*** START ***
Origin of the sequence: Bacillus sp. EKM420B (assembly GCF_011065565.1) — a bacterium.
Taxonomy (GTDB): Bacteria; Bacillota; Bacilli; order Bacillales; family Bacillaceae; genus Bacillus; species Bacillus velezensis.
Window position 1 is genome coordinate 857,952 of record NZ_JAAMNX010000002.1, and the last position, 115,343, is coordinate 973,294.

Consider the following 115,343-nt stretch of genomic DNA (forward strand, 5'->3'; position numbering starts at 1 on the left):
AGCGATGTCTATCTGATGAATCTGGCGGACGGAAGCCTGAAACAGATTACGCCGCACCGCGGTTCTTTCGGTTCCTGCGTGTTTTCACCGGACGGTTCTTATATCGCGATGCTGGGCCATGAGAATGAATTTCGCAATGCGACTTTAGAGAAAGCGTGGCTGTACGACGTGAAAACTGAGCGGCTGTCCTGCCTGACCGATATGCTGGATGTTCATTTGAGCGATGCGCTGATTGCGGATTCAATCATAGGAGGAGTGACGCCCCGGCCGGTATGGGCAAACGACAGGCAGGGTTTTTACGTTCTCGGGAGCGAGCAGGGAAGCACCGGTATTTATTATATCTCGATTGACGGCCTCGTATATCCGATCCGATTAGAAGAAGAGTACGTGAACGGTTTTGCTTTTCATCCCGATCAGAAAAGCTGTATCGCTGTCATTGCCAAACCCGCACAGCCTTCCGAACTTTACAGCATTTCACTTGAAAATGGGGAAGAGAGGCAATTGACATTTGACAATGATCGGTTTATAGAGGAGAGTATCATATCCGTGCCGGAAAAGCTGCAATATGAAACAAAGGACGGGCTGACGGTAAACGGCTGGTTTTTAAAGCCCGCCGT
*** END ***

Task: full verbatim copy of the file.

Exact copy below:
Origin of the sequence: Bacillus sp. EKM420B (assembly GCF_011065565.1) — a bacterium.
Taxonomy (GTDB): Bacteria; Bacillota; Bacilli; order Bacillales; family Bacillaceae; genus Bacillus; species Bacillus velezensis.
Window position 1 is genome coordinate 857,952 of record NZ_JAAMNX010000002.1, and the last position, 115,343, is coordinate 973,294.

Consider the following 115,343-nt stretch of genomic DNA (forward strand, 5'->3'; position numbering starts at 1 on the left):
AGCGATGTCTATCTGATGAATCTGGCGGACGGAAGCCTGAAACAGATTACGCCGCACCGCGGTTCTTTCGGTTCCTGCGTGTTTTCACCGGACGGTTCTTATATCGCGATGCTGGGCCATGAGAATGAATTTCGCAATGCGACTTTAGAGAAAGCGTGGCTGTACGACGTGAAAACTGAGCGGCTGTCCTGCCTGACCGATATGCTGGATGTTCATTTGAGCGATGCGCTGATTGCGGATTCAATCATAGGAGGAGTGACGCCCCGGCCGGTATGGGCAAACGACAGGCAGGGTTTTTACGTTCTCGGGAGCGAGCAGGGAAGCACCGGTATTTATTATATCTCGATTGACGGCCTCGTATATCCGATCCGATTAGAAGAAGAGTACGTGAACGGTTTTGCTTTTCATCCCGATCAGAAAAGCTGTATCGCTGTCATTGCCAAACCCGCACAGCCTTCCGAACTTTACAGCATTTCACTTGAAAATGGGGAAGAGAGGCAATTGACATTTGACAATGATCGGTTTATAGAGGAGAGTATCATATCCGTGCCGGAAAAGCTGCAATATGAAACAAAGGACGGGCTGACGGTAAACGGCTGGTTTTTAAAGCCCGCCGT